Space and time are intertwined in our thoughts, as they are in the physical world. For centuries, philosophers have debated exactly how these dimensions are related in the human mind. According to a paper to appear in the April, 2010 issue of Cognitive Science, children's ability to understand time is inseparable from their understanding of space.
To probe the relationship between space and time in the developing mind, MPI researcher Daniel Casasanto and colleagues at the Aristotle University of Thessaloniki and Stanford University showed children movies of two snails racing along parallel paths for different distances or durations. The children judged either the spatial or temporal aspect of each race, reporting which animal went for a longer distance or a longer time.
When asked to judge distance, children had no trouble ignoring time. But when asked to judge time, they had difficulty ignoring the spatial dimension of the event. Snails that moved a longer distance were mistakenly judged to have traveled for a longer time. Children use physical distance to measure of the passage of time.
Time in language and mind
When English speakers talk about time, they can hardly avoid using spatial words. They hope for short meetings and long vacations. Was children's confusion the result of using words that have both spatial and temporal meanings? Importantly, this study was conducted in Greek-speaking children. Greek tends to use a different kind of spatial vocabulary for time, describing time as accumulating in 3-dimensional space, rather than extending in linear space. In Greek, it was possible to phrase questions naturally while avoiding any ambiguous words like 'long' or 'short'. Children's responses were not caused by superficial confusions in wording, rather they reflect deeper conceptual links between space and time.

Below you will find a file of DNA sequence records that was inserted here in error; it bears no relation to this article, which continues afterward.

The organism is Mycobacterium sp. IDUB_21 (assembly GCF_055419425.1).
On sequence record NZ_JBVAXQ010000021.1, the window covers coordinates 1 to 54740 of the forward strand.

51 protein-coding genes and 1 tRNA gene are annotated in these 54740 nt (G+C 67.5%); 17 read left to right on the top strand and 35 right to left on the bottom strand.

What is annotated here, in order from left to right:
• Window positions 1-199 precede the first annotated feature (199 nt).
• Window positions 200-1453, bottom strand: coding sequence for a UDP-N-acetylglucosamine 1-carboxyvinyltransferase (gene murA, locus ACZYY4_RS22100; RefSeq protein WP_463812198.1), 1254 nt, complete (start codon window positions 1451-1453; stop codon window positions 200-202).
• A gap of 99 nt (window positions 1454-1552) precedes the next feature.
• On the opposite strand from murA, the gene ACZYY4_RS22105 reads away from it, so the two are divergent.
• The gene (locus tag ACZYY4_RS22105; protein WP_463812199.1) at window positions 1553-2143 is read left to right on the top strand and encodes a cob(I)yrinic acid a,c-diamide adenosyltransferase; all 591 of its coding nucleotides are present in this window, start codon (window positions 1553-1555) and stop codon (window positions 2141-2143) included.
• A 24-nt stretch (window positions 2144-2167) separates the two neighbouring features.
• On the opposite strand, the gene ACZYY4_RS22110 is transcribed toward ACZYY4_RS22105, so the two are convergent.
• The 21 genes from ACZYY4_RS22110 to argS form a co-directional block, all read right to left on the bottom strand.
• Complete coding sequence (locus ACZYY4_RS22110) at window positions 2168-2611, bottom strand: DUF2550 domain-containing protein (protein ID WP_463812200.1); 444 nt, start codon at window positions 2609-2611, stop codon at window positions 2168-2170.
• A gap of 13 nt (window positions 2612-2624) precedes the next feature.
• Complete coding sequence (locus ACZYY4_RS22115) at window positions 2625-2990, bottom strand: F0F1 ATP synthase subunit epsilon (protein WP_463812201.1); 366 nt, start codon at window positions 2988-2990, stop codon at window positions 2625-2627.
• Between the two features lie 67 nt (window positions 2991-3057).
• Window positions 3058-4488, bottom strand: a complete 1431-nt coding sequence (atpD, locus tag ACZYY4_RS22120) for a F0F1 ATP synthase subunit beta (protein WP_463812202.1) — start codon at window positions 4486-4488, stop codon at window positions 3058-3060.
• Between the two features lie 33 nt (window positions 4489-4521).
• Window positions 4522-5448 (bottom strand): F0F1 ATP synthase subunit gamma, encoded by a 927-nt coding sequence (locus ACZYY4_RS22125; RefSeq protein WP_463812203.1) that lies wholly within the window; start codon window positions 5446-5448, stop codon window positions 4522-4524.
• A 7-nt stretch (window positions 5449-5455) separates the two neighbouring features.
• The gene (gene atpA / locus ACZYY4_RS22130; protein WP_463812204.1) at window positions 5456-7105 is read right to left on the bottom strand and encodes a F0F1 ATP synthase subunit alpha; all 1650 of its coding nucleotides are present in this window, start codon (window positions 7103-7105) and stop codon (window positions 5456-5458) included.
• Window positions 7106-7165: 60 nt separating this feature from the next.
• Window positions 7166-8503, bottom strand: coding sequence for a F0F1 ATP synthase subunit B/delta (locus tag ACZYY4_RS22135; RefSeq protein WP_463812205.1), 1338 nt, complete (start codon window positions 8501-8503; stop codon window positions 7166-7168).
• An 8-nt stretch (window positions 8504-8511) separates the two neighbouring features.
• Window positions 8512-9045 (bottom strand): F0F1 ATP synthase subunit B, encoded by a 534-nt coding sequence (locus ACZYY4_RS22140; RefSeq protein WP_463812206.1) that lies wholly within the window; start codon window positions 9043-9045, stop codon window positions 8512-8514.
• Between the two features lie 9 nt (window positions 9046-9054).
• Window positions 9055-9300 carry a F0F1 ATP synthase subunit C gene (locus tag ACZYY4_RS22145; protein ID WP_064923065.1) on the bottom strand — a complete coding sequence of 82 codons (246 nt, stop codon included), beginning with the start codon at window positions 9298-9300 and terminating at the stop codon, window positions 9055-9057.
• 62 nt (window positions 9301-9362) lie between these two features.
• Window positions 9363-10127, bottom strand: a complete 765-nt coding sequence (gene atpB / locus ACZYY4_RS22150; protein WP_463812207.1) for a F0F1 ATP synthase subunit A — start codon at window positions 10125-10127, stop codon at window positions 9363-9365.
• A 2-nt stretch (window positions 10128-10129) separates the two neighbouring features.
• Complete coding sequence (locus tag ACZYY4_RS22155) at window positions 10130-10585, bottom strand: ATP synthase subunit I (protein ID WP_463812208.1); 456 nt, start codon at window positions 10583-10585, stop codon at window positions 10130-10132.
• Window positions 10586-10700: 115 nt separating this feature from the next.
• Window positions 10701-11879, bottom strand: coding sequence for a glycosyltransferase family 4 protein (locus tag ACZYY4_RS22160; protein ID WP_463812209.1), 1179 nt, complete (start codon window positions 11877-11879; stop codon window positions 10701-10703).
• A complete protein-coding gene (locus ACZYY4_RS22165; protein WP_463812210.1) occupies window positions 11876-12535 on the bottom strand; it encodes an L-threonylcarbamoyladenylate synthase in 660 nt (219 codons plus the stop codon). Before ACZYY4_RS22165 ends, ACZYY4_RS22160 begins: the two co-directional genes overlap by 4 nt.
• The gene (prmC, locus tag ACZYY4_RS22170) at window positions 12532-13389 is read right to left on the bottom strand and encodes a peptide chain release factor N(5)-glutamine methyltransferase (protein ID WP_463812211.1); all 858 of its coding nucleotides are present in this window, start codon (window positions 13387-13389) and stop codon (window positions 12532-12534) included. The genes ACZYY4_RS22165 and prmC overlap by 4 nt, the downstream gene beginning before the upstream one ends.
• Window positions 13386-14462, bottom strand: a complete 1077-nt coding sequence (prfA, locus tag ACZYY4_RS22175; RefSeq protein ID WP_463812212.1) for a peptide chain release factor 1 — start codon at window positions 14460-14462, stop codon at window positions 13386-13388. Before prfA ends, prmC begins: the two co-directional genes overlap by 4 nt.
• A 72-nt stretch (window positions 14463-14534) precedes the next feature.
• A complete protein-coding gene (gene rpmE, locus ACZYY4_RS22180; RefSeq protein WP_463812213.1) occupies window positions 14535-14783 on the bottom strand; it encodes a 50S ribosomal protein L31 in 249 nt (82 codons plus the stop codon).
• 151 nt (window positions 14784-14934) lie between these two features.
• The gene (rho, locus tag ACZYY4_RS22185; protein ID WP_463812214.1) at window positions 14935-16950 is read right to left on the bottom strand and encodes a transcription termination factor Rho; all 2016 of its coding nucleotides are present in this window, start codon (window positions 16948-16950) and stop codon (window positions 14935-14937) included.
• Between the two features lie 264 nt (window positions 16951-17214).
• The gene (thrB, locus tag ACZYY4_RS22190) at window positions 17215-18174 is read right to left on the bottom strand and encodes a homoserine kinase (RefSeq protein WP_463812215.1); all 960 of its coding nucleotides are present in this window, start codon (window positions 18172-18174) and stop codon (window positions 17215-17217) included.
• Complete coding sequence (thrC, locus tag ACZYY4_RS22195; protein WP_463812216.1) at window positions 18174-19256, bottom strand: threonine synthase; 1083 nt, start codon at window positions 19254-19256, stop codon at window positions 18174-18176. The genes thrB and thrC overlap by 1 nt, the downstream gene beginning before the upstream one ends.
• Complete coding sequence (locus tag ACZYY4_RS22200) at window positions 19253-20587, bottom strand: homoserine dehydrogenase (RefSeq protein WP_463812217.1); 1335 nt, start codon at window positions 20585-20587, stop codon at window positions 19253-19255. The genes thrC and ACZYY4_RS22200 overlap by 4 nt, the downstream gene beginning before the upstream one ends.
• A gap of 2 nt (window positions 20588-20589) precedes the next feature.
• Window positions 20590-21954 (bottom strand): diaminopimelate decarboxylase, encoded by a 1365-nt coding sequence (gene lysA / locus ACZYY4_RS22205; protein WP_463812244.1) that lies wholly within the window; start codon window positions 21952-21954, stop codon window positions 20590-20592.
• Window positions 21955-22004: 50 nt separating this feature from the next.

Relativity of psychological time
If time is judged relative to space, do our minds intuitively grasp the same relationship between these dimensions found modern physics? 'Einstein posed a similar question to the child psychologist, Piaget', says Casasanto. 'But it's unlikely that our intuitions about time are shaped by something as counterintuitive as Einstein's Relativity.' Rather, this research shows a different relationship. In the physical world, space and time are theorised to be mutually inseparable. In the mind, however, they are asymmetrically separable. Children can think about space independent of time, but it appears they cannot conceptualise time independent of space.
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